Thursday, February 26, 2009
Sunday, February 15, 2009
Notes for Lev Manovich The Language of New Media
(74) Text is unique among media types. It plays a privileged role in computer culture. On the one hand, it is one media type among others. But, on the other hand, it is a metalanguage of computer media, a code in which all other media are represented.
Now that we are getting away from logocentrism, this kind of consideration is possible.
(74) If computers use text as their metalanguage, cultural interfaces in their turn inherit the principles of text organization developed by human civilization throughout its existence. One of these principles is a page - a rectangular surface containing a limited amount of information, designed to be accessed in some order, and having a particular relationship to other pages.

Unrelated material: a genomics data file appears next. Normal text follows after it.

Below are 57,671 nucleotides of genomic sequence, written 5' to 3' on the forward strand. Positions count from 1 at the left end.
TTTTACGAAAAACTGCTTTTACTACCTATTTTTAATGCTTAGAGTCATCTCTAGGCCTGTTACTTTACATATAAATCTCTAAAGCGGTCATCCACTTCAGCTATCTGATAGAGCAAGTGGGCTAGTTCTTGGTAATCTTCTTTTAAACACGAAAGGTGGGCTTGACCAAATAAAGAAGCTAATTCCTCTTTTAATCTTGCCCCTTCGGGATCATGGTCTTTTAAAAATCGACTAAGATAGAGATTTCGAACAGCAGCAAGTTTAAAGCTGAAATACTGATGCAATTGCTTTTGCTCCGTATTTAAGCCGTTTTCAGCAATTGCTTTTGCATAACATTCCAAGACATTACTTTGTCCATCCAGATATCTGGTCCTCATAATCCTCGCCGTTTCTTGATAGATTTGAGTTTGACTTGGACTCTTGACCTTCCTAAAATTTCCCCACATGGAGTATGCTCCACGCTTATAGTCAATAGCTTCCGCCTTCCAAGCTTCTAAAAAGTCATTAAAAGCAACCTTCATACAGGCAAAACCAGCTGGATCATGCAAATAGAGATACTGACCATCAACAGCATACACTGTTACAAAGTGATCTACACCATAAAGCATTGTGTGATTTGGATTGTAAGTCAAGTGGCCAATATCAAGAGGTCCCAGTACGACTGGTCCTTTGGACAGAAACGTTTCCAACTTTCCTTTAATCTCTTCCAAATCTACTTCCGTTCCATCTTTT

This implies the linearity or sequentiality or simply the logic and rules by which the computer operates, the famous “fetch and execute” concept from early computer scientists like von Neumann and Turing.
(158) By establishing a logic that controls the changes and the correlation on values on these dimensions, digital filmmakers can create what I will call spatial montage.
(159) Compositing, achieve in Tango through optical printing, allows the filmmaker to superimpose a number of elements, or whole words, within a single space. . . . Works such as Tango and Steps develop what I will call an ontological montage: the coexistence of ontologically incompatible elements within the same time and space.